This activity addresses climate change impacts that affect all states that are part of the Colorado River Basin and are dependent on its water. Students examine available data, the possible consequences of changes to various user groups, and suggest solutions to adapt to these changes.

This teaching activity addresses regional variability as predicted in climate change models for the next century. Using real climatological data from climate models, students will obtain annual predictions for minimum temperature, maximum temperature, precipitation, and solar radiation for Minnesota and California to explore this regional variability. Students import the data into a spreadsheet application and analyze it to interpret regional differences. Finally, students download data for their state and compare them with other states to answer a series of questions about regional differences in climate change.

This is a debate-style learning activity in which student teams learn about energy sources and are then assigned to represent the different energy sources. Working cooperatively, students develop arguments on the pros and cons of their source over the others.

In this lab activity, students use a chemical indicator (bromothymol blue) to detect the presence of carbon dioxide in animal and plant respiration and in the burning of fossil fuels and its absence in the products of plant photosynthesis. After completing the five parts of this activity, students compare the colors of the chemical indicator in each part and interpret the results in terms of the qualitative importance of carbon sinks and sources.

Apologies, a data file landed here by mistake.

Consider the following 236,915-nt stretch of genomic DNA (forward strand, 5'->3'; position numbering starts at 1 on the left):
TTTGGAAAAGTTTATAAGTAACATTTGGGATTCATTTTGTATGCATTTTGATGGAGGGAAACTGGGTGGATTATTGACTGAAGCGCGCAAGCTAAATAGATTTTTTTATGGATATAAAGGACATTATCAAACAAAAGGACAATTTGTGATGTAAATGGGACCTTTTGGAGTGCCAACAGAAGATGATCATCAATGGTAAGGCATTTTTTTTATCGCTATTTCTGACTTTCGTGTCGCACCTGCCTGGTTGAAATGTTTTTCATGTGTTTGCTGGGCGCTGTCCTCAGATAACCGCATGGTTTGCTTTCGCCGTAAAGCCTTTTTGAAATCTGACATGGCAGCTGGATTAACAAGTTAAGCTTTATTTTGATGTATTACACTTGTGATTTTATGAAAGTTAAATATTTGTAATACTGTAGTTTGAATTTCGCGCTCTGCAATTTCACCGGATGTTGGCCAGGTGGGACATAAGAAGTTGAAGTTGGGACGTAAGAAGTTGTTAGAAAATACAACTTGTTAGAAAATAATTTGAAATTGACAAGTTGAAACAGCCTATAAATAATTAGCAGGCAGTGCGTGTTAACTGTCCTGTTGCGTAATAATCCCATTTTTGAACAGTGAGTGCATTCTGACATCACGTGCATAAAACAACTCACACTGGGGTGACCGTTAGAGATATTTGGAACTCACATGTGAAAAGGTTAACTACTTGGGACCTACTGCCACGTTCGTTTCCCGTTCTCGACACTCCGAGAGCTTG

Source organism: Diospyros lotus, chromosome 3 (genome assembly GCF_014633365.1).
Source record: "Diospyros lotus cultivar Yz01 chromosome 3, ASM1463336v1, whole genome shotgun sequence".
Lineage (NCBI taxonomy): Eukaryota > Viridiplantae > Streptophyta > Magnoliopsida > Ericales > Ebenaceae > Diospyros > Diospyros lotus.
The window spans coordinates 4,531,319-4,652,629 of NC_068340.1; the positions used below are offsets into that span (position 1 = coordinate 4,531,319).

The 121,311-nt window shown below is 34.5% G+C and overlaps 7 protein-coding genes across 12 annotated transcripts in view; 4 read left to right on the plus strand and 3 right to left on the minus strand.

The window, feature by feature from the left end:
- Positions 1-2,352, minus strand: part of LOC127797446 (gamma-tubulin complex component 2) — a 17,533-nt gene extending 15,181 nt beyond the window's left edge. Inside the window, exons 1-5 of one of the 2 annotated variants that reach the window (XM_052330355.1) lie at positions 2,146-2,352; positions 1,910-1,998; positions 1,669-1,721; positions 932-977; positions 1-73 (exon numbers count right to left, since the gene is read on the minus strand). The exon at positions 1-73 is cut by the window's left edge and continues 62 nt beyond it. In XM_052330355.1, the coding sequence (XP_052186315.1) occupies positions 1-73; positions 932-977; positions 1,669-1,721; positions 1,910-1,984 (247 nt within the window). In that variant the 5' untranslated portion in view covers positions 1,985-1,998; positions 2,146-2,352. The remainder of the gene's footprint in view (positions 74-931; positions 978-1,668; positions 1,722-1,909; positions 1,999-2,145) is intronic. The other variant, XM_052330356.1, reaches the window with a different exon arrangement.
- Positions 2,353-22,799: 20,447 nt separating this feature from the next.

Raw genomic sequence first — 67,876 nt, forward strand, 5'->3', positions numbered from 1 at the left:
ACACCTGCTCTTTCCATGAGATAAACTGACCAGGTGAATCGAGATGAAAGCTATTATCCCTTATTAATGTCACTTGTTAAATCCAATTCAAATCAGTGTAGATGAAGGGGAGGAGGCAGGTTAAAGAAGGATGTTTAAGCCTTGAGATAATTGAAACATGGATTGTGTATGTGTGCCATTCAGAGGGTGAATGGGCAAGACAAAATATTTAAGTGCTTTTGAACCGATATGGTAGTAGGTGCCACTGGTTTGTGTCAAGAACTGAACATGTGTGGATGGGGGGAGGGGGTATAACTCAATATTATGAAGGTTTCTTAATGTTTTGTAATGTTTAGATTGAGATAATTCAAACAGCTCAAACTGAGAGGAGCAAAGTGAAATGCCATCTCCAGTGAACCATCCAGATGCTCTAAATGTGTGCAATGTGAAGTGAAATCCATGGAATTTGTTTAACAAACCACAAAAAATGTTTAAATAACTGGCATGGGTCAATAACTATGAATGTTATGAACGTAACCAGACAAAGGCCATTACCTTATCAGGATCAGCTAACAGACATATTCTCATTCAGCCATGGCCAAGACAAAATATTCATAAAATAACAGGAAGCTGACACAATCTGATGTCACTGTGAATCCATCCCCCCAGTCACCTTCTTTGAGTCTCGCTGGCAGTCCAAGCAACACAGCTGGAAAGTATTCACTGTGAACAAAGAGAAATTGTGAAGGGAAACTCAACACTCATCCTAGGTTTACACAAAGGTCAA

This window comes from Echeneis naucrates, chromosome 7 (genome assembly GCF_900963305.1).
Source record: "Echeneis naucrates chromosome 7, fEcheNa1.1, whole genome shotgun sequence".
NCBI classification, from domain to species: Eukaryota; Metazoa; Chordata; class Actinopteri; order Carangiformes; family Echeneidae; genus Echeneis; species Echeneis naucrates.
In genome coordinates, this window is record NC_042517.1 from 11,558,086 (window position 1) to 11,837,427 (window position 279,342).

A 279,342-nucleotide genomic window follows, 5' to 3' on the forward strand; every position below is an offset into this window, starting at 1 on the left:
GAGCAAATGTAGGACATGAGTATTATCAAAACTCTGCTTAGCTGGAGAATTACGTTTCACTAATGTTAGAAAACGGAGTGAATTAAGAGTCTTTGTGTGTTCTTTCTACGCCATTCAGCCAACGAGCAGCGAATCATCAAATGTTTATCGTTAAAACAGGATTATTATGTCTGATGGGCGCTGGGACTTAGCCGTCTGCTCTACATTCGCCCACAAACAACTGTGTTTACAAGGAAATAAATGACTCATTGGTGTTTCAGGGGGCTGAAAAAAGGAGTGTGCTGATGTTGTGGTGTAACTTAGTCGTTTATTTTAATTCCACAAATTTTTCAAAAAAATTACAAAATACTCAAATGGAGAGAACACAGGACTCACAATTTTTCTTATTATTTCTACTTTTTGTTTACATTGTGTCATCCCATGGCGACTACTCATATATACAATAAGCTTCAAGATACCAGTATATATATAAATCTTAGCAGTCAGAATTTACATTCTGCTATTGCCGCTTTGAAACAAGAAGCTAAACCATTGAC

A computer animation on the reason for the seasons. Voice-over describes the motion of Earth around the sun to show how the sun's light impacts the tilted Earth at different times of the year, causing seasonal changes.

This video is the second of a three-video series in the Sea Change project, which follows the work of Dr. Maureen Raymo, paleogeologist at Columbia University's Lamont-Doherty Earth Observatory, who travels with fellow researchers to Australia in search of evidence of sea level that was once higher than it is today.

This video looks at the impact of changing climate on animal habitats around the world, showing how different creatures are responding to changing temperatures and precipitation patterns.

This animation presents the characteristics of wind power as a source of clean energy. The force of moving air generates electricity, by rotating blades around a rotor. The motion of the rotor turns a driveshaft that drives an electric generator.

This is a global land surface air temperature graphic showing four overlapping time-series datasets based on records from 1961 - 2000.

In this activity students research the inter-dependencies among plants and animals in an ecosystem and explore how climate change might affect those inter-dependencies and the ecosystem as a whole.

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